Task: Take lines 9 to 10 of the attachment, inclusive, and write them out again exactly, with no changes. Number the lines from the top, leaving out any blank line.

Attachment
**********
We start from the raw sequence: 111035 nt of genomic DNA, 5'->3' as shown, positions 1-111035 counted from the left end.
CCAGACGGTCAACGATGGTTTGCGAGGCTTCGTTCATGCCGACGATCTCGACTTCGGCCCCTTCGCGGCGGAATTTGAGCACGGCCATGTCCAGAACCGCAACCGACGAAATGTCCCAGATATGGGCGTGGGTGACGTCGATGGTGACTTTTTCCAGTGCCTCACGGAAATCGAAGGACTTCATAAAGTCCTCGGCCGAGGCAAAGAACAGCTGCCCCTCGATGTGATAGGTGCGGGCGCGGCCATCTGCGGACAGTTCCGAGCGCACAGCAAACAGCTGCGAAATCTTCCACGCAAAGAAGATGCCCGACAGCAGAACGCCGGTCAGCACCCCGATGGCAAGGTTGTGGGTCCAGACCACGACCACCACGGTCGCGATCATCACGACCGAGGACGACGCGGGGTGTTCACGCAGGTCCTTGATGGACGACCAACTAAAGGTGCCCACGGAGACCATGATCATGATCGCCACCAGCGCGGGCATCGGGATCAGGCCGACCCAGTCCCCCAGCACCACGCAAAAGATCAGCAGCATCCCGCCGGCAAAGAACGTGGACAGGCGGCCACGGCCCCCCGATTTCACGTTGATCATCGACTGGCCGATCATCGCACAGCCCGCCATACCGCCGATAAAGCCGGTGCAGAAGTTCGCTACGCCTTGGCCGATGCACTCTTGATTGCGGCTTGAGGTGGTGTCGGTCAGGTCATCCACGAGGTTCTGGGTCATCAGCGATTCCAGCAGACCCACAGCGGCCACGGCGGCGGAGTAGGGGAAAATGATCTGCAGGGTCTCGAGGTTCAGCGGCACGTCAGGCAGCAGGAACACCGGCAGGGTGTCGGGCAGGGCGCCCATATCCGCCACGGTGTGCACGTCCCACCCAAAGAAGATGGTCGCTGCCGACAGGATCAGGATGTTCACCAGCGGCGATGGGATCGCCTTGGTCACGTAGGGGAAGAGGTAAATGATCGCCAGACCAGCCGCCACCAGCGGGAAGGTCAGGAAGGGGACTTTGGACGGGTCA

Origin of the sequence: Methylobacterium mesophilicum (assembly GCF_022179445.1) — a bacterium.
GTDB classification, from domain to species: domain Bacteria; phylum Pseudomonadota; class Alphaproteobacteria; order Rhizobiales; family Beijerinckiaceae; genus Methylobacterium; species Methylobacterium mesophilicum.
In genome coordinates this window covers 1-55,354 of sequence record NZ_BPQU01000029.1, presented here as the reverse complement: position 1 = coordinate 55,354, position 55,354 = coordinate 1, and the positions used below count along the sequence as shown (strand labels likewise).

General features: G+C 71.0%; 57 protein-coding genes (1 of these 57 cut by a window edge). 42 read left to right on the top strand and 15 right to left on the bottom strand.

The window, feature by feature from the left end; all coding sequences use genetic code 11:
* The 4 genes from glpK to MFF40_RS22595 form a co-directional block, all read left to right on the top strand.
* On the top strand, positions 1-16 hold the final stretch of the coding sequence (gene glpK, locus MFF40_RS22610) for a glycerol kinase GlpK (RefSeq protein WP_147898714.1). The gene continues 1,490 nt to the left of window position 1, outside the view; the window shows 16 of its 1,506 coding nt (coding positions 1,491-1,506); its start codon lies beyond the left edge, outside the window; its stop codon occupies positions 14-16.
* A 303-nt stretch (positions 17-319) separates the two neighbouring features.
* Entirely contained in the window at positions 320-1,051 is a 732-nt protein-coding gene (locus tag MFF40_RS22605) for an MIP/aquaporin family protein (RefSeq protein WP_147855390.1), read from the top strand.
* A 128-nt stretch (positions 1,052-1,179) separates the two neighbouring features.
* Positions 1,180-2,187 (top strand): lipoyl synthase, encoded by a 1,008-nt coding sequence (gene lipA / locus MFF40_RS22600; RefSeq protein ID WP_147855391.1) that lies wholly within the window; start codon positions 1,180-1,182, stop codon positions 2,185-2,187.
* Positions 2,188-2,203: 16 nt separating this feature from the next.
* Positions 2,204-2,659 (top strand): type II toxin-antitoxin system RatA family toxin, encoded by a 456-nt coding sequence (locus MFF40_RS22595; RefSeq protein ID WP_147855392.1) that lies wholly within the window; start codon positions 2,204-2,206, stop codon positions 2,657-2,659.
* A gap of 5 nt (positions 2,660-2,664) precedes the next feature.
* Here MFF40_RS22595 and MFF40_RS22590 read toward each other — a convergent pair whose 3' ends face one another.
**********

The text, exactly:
* On the top strand, positions 1-16 hold the final stretch of the coding sequence (gene glpK, locus MFF40_RS22610) for a glycerol kinase GlpK (RefSeq protein WP_147898714.1). The gene continues 1,490 nt to the left of window position 1, outside the view; the window shows 16 of its 1,506 coding nt (coding positions 1,491-1,506); its start codon lies beyond the left edge, outside the window; its stop codon occupies positions 14-16.
* A 303-nt stretch (positions 17-319) separates the two neighbouring features.